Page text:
Voting in America: Free to Choose?

The Islamic Republic of Iran has elections, but most Westerners correctly believe it is not a true republican democracy. This is because the only candidates that people are allowed to vote on are those chosen for them by Iran’s ruling elite. By the time the people have any say in the matter, their potential choices are few and quite similar to one another. The citizenry can then wisely vote for the tallest candidate — confident that the beloved status quo is well protected.

You can see how this is different from America’s political system, a true republican democracy. Here, we can have up to two similar candidates per contest, both of whom have earned their place on the ballot by a system of arcane networking among America’s ruling elite. The citizenry can thus wisely vote for the tallest candidate — confident that the beloved status quo is well protected.

America is a great country despite her government — because the American people, in Milton Friedman’s immortal phrase, are “free to choose.” I can, within my price range, choose from among thousands of houses in geographically diverse areas. I can choose my car from among dozens of makes and models. I can choose my clothes, my toys, my bank, my computer, my books, my meals, my job and a legion of other things from among a plethora of possibilities. I can choose what fits me best, based on need or price or compensation or image — and so can you.

The result of such abundant possibilities is that I can assemble a better life for me and you can do the same for you. Add this up 300,000,000 times and you have America’s general prosperity. If we are unhappy with our choices, we can hunt new ones. And if someone meets our needs better, we can flock to the new and improved choice, and away from the unwanted choices.

Consider cars or computers. How different are they now than they were in your childhood? How ordinary is it that they should improve year by year — that better choices appear? Now imagine that we had a choice of only two brands of car and all new competition was kept off the ballot, so to speak. Would cars get better very quickly? Would they get better at all? What if, in 1980, laws had been passed effectively limiting computer manufacturing to one of only two brands?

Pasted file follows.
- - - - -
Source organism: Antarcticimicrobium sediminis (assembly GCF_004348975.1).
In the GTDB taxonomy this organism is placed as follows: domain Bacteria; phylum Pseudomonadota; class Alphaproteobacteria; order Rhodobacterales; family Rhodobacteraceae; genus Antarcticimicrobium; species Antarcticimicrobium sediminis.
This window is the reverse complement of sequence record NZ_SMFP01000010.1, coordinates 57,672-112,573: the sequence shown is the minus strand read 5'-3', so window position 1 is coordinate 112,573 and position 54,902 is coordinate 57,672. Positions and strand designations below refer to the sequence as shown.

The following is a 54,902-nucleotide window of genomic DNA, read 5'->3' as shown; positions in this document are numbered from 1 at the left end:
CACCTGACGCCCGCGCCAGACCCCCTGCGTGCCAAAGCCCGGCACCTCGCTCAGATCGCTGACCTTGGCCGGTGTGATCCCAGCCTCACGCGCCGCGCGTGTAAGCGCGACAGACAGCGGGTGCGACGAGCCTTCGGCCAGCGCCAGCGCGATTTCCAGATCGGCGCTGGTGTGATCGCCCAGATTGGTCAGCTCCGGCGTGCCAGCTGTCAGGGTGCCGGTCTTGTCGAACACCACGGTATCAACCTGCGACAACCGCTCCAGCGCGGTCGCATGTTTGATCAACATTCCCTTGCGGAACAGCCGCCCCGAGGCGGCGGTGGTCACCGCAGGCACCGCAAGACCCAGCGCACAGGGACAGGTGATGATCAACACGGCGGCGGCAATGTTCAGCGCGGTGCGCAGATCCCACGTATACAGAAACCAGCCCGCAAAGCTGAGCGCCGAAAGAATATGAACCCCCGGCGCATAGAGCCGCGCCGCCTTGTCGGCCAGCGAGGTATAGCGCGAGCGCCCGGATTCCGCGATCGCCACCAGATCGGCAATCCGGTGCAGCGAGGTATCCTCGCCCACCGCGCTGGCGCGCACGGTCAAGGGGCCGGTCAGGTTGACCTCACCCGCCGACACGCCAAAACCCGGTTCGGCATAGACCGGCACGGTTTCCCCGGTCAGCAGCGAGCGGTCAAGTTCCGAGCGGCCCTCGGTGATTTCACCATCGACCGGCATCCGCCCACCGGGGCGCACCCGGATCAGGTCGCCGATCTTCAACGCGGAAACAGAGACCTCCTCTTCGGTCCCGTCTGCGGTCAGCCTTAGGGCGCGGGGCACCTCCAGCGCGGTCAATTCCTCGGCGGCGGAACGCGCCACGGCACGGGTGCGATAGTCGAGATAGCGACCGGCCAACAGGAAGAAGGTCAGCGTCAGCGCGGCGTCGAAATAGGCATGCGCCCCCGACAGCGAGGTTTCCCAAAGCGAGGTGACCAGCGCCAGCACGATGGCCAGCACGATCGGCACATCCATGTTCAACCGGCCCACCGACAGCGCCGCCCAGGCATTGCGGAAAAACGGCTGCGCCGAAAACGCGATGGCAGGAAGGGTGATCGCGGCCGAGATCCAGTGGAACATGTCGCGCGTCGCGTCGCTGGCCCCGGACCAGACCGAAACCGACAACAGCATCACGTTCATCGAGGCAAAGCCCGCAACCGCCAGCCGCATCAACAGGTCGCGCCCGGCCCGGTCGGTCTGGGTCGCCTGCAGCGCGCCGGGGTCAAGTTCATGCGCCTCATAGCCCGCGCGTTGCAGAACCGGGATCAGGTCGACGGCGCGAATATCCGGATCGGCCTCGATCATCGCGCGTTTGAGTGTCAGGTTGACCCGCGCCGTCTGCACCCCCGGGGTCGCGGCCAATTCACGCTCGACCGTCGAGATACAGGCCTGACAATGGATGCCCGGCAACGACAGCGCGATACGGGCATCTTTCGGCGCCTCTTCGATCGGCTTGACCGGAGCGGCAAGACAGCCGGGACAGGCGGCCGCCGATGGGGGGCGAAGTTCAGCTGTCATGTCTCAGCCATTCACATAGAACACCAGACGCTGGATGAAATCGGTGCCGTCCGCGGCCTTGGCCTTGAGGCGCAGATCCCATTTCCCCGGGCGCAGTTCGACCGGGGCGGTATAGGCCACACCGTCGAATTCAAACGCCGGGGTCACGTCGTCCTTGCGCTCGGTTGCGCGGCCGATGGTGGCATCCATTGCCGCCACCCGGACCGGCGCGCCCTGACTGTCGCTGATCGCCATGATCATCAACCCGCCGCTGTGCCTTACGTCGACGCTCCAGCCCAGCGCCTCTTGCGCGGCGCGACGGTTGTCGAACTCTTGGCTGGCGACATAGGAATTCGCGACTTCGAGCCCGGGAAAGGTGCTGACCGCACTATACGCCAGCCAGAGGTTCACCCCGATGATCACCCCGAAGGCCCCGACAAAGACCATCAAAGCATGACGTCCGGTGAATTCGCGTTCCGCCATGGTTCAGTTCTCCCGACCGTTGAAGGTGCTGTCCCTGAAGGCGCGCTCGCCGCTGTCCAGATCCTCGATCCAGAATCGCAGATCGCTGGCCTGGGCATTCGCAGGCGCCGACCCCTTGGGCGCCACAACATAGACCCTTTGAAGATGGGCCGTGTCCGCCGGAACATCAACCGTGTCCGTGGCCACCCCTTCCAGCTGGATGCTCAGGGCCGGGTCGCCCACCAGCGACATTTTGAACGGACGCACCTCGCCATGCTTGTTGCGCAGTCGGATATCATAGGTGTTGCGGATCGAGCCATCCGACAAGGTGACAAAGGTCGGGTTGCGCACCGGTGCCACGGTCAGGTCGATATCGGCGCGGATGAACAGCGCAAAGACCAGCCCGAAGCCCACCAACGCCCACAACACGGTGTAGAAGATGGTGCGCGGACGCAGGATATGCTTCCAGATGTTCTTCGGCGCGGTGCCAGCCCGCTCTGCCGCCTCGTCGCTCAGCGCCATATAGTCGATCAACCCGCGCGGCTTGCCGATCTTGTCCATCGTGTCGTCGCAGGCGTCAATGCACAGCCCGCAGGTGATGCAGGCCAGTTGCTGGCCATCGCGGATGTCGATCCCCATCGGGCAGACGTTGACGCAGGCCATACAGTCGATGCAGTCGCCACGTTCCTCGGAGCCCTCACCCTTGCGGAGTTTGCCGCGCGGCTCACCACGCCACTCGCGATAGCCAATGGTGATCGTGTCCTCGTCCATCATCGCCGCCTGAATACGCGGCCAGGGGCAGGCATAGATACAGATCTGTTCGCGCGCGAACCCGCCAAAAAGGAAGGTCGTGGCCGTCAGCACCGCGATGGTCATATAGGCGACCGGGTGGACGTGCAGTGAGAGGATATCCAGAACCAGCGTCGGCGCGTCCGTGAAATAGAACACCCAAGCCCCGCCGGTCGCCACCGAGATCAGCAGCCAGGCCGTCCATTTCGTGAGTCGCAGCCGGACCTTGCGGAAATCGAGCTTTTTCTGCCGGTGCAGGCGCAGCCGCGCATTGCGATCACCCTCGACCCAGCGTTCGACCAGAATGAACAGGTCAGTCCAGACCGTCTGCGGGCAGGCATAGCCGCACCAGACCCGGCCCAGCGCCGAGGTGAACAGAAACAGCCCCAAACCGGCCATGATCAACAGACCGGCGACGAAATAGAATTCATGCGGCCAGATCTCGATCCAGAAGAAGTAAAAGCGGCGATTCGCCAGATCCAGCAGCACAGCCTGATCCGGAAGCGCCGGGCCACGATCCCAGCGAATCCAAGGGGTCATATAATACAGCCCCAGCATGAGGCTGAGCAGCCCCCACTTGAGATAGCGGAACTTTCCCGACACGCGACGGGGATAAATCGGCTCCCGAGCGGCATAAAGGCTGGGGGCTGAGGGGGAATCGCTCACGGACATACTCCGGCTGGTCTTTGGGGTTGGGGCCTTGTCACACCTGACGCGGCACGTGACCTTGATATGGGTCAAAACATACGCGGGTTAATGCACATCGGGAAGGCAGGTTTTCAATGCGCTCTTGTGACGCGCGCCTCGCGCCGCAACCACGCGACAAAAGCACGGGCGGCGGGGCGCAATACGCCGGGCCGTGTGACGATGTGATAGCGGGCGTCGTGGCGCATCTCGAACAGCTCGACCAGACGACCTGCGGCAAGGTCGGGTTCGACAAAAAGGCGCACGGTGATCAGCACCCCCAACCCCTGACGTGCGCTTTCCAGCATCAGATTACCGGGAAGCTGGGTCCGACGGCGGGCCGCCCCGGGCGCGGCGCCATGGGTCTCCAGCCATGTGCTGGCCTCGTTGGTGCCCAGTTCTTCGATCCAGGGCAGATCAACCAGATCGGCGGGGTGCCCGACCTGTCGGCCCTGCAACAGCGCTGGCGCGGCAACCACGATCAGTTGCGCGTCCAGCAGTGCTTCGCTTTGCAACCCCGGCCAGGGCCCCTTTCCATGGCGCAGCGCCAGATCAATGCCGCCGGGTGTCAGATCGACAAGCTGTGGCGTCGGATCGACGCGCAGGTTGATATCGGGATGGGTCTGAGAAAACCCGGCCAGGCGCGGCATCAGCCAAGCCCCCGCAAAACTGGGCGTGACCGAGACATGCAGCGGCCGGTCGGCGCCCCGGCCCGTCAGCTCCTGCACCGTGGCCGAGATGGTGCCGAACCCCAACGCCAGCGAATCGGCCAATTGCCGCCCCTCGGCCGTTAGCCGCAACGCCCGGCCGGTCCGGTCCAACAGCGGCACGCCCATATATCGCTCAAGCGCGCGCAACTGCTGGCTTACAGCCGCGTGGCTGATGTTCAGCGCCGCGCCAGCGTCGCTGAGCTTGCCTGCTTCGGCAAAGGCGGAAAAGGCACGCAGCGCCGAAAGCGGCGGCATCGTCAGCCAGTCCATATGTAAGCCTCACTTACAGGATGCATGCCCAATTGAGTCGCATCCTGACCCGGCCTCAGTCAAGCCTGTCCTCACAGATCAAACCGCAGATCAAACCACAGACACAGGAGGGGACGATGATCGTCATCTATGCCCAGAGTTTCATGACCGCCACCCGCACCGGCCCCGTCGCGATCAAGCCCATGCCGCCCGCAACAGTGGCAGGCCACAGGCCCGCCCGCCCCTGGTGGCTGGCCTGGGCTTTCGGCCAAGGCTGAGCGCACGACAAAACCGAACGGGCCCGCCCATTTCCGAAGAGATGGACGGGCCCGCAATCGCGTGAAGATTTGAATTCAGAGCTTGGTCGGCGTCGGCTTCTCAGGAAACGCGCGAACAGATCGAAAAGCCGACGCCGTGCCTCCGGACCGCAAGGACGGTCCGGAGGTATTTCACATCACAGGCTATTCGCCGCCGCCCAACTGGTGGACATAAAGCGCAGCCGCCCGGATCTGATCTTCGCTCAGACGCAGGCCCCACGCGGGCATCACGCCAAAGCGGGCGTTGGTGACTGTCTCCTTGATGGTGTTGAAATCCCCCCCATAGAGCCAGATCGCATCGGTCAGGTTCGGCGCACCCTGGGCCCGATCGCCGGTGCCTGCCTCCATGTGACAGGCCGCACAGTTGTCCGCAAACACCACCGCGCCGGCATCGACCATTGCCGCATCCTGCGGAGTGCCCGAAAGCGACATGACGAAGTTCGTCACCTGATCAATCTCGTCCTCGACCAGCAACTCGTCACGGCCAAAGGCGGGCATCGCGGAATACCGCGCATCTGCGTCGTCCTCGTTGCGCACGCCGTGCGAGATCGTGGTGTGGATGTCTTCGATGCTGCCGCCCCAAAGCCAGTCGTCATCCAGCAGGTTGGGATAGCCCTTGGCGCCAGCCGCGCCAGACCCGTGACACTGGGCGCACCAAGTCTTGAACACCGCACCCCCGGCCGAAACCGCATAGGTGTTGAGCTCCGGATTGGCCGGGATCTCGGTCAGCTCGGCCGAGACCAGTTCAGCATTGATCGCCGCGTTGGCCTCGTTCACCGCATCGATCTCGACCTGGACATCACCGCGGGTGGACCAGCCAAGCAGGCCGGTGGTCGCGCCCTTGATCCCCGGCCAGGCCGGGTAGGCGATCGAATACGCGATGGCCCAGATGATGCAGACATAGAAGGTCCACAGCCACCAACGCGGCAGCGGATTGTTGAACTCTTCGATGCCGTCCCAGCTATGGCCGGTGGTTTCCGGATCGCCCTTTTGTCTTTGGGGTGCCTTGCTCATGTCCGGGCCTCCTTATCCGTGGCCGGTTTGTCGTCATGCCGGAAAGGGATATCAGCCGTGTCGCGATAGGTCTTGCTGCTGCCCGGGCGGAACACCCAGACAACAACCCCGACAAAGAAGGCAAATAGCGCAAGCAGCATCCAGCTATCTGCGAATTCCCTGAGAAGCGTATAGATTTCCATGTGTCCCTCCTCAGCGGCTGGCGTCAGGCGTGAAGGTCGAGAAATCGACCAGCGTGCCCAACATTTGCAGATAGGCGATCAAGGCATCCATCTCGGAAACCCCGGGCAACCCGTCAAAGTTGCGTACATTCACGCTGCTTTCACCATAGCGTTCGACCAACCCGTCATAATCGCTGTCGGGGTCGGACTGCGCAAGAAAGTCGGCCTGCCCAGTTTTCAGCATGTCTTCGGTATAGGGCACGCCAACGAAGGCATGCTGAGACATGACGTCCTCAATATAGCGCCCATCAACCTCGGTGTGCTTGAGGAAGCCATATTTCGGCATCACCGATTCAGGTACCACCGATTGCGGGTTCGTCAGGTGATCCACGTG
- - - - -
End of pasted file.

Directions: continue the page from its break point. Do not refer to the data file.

How would this have affected the rate of improvement? In all likelihood, you would still be using floppy disks, staring at a green screen, and typing an arcane series of slashes and abbreviations to try and send a small, ugly text file to a dot matrix printer.

Yet this is our political system — two choices, chosen through similar processes by an initiated class of donors, pundits, power brokers and strategists. Is it any wonder we are unhappy. Having just two choices means we often have no choice at all.

Suppose you want illegal immigration controlled? Which party is for that? The party of amnesty for cheap labor, or the party of amnesty for cheap votes?

Or what if you want government made smaller? Is that still the Republican platform, or have they shelved that goal while they create a $57 billion “Department of Limited Government” to study the issue at a series of earmarked laboratories built on artificial reefs located in each and every Congressional district in America?

Or posit that one found the limitations placed on America’s sovereignty by trade agreements somewhat troublesome? Well, that’s just exactly the sort of issue that you could count on the Democrats to address, just as soon as the United Nations and the World Court told them that it was OK to do so.

Likewise, what if one were a believer in truly free trade right here at home, and thus did not want the government to determine who the winners and losers in business would be through tax breaks and handouts to preferred donors? Which party will work for that exactly? The main reason that our bipartisan tax code is slightly larger than Maureen Dowd’s therapy notes is that every congressman in the country is trying to amend it to spare his special friends from having to play on a level field.